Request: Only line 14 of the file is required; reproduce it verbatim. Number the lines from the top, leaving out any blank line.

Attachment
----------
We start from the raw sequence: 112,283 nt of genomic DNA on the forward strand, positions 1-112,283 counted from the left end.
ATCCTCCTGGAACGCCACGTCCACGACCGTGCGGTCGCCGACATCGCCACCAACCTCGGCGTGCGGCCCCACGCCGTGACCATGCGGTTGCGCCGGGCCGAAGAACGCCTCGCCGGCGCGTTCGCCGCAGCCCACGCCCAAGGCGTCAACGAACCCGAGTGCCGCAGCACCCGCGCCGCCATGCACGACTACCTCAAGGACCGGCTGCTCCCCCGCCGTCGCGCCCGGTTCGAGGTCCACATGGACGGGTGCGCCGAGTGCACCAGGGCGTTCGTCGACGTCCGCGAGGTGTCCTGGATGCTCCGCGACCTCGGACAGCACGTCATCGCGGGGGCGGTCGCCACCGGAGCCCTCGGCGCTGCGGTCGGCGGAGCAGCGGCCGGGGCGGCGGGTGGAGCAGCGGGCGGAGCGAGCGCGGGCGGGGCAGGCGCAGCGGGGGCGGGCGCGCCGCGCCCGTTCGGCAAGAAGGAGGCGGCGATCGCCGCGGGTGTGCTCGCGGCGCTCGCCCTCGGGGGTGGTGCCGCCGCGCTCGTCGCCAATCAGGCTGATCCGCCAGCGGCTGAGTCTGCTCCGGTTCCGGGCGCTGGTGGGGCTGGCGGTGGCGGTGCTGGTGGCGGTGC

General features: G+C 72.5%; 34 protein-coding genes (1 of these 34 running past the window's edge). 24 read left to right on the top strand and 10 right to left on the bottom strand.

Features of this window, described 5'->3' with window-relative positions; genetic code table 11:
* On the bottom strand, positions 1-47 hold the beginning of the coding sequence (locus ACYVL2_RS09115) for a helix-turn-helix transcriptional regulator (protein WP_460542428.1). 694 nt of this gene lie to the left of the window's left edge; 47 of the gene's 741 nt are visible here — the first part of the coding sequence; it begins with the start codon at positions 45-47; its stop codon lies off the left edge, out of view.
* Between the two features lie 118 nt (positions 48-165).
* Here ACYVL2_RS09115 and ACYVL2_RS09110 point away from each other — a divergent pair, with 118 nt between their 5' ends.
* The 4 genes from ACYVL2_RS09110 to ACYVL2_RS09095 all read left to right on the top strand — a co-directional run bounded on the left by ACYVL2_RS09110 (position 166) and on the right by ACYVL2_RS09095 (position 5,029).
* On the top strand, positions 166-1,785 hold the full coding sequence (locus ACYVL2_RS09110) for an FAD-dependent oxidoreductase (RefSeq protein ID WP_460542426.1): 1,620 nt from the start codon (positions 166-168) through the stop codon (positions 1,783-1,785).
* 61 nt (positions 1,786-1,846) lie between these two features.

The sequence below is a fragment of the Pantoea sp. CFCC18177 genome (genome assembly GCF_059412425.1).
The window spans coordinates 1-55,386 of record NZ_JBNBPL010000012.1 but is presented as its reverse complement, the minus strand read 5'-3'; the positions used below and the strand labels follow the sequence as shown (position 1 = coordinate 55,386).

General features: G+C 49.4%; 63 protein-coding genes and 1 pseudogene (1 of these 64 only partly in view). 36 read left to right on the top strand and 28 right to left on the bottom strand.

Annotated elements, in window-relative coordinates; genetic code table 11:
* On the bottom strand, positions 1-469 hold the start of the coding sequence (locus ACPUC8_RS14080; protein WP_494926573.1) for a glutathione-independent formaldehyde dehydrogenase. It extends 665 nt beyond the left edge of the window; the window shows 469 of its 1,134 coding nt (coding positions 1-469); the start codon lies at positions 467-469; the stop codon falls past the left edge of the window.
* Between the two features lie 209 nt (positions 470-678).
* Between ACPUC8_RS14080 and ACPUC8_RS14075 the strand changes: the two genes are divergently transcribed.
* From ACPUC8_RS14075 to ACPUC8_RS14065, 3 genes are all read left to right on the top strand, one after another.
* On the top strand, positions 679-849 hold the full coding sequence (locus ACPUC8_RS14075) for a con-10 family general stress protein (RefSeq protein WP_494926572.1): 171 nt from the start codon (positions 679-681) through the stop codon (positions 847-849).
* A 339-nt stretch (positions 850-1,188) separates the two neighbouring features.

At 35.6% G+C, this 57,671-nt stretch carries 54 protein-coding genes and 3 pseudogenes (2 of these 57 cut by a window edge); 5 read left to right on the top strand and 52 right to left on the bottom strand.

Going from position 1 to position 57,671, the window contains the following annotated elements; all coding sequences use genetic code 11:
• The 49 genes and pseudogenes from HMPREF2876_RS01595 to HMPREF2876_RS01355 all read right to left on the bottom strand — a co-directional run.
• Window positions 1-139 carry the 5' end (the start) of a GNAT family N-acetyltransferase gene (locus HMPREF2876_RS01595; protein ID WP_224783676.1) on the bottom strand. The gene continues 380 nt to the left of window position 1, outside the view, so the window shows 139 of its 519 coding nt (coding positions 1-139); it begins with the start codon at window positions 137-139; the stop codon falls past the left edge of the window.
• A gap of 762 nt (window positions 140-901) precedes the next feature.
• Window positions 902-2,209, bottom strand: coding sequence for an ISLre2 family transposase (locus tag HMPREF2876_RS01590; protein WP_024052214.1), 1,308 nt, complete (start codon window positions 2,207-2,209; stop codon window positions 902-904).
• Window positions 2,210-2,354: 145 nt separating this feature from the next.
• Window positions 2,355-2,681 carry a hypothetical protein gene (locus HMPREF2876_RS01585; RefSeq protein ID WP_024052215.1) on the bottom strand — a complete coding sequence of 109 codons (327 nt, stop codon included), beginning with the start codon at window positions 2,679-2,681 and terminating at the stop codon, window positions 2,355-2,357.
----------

Annotated elements, in window-relative coordinates; genetic code table 11: